The Art of Worldly Wisdom

Baltasar Gracian, 1647
(translated by Christopher Maurer)

PART 5 of 12

101. Half the world is laughing at the other half, and folly rules over all.
Either everything is good or everything is bad, depending on how you look at it. When one person pursues, another shuns. It is an insufferable fool who measures all things by his own opinion. Perfection does not mean pleasing one person alone : tastes are as abundant as faces and just as varied. There is no defect that someone does not value, and you need not lower your opinion because a thing doesn't please some people : there will be others to appreciate it, and their applause, in turn, will be condemned. The norm of true satisfaction is the approval of renowned people who know how to judge each class of things. One does not live by following one opinion, one custom, or one century.
102. A stomach for big helpings of fortune.
The body of Prudence should have a big gullet. A great talent is made up of great parts. If you deserve the best luck, don't eat your fill of good luck. What is surfeit to some is hunger to others. Some people waste exquisite food because they have no stomach for it : they weren't born for, and aren't accustomed to, high occupations. Their relations with others turn to vinegar, and a false sense of honor clouds their head and makes them lose it. They grow dizzy in high places, and are beside themselves because there is no room in them for luck. Let the great person show that he still has room for better things, and carefully avoid all that would show a narrow heart.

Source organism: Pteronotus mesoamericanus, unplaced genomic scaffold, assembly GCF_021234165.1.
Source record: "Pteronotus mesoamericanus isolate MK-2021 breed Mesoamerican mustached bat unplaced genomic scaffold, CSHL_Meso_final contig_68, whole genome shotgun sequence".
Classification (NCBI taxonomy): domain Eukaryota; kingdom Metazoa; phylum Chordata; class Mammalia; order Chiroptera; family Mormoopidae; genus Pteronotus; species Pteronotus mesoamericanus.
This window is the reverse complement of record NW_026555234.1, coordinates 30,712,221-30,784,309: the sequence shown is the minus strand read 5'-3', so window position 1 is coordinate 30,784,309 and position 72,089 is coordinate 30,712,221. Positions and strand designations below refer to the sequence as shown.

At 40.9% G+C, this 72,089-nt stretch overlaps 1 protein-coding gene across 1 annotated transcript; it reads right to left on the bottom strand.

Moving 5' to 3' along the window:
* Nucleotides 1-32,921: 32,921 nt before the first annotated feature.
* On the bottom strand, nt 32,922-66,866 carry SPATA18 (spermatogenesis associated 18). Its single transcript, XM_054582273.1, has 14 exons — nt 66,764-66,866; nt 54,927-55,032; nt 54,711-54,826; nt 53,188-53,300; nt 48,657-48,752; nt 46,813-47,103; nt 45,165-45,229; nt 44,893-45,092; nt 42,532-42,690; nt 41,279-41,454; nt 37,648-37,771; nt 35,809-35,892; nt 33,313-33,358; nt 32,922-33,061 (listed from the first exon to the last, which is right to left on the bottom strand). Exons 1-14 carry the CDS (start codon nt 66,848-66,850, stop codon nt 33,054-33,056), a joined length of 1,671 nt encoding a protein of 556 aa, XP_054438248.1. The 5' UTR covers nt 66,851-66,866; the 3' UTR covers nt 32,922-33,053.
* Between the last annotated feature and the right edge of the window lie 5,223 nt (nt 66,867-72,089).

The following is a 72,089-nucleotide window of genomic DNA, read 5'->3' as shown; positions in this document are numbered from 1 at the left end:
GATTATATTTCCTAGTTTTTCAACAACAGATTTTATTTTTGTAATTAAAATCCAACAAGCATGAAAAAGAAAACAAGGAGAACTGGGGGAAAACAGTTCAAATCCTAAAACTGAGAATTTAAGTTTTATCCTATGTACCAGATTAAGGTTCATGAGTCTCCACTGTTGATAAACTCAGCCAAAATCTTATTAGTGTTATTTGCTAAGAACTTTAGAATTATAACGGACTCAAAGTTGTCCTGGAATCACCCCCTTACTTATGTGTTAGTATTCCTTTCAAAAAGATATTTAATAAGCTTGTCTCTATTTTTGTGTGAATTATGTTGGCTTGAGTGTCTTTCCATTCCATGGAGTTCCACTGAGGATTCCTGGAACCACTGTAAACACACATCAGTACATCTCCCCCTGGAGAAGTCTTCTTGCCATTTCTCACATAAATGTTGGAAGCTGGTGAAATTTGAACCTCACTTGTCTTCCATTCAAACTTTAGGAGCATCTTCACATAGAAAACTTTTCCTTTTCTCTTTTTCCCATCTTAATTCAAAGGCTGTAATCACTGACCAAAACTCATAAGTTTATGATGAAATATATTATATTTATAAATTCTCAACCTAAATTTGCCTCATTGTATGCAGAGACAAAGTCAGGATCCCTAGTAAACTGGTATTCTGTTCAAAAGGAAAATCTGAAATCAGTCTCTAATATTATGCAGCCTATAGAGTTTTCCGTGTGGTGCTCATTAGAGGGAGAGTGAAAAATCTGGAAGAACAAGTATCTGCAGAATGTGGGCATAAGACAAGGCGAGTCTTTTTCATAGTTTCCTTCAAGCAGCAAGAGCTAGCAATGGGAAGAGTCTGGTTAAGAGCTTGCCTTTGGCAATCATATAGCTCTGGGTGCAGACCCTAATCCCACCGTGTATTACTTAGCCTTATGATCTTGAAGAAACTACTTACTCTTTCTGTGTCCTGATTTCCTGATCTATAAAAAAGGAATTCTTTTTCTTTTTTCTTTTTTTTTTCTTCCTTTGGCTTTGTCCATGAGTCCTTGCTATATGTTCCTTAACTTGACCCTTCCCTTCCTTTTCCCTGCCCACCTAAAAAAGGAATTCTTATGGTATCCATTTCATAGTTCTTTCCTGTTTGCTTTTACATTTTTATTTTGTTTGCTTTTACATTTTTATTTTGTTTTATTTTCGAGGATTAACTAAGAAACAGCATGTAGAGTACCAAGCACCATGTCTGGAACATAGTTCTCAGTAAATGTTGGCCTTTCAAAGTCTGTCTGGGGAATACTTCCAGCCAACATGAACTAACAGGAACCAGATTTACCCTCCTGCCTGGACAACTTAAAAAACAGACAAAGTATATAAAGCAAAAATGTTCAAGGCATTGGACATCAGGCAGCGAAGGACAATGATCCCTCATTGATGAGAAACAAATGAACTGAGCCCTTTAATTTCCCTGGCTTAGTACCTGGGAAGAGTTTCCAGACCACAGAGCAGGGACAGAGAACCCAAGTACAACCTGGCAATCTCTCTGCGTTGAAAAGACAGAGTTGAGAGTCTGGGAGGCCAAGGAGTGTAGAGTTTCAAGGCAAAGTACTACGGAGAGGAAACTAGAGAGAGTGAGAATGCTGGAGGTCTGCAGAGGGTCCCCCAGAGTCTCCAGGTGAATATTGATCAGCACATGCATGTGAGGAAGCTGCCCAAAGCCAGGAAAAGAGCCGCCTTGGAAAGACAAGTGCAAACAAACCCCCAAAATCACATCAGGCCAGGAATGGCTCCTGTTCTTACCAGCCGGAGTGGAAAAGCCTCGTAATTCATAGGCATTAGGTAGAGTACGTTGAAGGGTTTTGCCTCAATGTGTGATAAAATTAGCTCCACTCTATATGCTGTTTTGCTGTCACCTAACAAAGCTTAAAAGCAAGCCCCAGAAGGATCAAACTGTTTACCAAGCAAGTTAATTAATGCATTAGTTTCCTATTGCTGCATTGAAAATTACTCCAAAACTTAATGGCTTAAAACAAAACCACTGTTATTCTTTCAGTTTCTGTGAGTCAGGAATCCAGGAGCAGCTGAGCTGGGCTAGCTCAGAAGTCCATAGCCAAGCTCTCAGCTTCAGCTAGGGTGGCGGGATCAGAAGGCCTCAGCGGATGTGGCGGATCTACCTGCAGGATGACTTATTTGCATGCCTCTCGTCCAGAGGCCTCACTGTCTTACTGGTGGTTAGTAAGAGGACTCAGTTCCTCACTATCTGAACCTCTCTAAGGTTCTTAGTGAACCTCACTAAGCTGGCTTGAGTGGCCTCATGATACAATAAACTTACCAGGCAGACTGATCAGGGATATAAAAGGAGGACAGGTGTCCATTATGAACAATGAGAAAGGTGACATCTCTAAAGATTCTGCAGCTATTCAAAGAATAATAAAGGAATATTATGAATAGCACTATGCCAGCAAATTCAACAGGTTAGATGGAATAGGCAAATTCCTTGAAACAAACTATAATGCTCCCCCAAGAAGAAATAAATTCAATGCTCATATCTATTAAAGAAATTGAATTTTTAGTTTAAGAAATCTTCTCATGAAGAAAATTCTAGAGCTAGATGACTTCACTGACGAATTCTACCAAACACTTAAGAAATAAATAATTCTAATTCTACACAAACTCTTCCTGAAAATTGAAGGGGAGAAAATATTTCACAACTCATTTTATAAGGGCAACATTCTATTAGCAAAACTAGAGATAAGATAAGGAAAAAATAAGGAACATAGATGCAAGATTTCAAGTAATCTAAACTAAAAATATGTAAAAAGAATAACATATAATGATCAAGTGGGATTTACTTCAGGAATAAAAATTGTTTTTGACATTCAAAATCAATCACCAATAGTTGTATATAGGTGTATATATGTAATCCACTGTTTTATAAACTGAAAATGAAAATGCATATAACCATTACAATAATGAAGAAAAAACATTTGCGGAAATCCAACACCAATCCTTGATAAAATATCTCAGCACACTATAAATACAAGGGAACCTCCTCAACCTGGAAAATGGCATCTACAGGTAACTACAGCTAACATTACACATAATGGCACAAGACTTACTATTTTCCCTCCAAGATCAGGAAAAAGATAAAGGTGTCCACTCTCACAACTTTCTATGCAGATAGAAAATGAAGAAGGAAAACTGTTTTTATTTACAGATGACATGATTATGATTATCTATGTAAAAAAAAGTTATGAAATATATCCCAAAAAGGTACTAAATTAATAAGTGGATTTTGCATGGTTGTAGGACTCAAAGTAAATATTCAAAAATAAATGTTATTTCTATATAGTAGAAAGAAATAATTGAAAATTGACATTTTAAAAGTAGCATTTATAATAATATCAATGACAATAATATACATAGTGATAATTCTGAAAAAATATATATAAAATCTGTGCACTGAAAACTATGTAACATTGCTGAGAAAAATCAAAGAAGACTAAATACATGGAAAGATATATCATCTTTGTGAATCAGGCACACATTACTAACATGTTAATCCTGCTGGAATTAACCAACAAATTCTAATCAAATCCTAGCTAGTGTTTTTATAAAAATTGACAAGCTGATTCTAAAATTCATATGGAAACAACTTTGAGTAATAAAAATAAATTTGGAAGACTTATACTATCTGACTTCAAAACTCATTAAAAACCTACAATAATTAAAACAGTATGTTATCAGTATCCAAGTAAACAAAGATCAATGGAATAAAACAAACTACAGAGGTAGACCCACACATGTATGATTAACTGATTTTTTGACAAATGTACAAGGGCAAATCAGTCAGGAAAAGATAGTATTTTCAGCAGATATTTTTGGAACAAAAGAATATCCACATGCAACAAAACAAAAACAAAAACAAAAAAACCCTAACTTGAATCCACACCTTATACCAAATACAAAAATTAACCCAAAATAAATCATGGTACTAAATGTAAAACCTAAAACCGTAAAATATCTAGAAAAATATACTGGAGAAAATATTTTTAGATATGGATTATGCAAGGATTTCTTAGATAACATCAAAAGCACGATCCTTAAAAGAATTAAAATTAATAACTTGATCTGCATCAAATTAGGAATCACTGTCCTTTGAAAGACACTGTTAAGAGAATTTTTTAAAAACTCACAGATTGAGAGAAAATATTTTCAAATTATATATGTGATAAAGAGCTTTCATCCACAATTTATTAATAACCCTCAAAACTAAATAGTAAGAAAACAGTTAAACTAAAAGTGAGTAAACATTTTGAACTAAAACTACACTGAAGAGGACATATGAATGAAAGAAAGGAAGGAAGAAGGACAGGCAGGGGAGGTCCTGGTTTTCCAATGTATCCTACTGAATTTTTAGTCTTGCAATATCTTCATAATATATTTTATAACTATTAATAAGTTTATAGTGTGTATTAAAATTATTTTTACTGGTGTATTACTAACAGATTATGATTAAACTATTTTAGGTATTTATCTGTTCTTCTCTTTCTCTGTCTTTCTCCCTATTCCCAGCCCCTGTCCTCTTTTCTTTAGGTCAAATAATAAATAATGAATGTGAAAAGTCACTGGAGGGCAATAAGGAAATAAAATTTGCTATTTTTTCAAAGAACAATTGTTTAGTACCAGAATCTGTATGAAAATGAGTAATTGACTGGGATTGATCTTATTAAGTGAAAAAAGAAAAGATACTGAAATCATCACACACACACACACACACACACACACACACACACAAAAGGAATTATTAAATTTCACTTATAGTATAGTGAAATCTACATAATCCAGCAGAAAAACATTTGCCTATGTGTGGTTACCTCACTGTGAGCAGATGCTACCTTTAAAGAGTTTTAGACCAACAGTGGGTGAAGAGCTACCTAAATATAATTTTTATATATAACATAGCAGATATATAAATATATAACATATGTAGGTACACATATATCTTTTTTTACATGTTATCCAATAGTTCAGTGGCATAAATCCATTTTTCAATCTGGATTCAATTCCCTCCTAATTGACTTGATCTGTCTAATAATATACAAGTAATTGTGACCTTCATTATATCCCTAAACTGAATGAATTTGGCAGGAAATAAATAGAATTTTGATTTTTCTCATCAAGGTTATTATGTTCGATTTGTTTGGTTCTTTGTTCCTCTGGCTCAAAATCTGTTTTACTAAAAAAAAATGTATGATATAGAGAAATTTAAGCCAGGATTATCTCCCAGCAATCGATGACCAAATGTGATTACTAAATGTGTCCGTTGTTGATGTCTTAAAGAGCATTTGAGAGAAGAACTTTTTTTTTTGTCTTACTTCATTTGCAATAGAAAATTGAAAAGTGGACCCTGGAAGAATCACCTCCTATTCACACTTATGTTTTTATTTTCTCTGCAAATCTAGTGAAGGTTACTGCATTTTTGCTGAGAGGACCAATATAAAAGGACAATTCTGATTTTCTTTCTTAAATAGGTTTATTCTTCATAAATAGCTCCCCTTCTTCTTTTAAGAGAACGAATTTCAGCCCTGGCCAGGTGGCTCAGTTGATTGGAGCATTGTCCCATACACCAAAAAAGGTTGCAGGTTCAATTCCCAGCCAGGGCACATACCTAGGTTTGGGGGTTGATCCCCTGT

103. To each, the dignity that befits him.
Not everyone is a king, but your deeds should be worthy of one, within the limits of your class and condition. A regal way of doing things. Sublimity of action, a lofty mind. You should resemble a king in merit, if not in reality, for true sovereignty lies in integrity. You won't envy greatness if you yourself can be a norm of greatness. Especially those who are near the throne should acquire something of true superiority. They should share the moral gifts of majesty rather than the pomp, and aspire to things lofty and substantial rather than to imperfect vanity.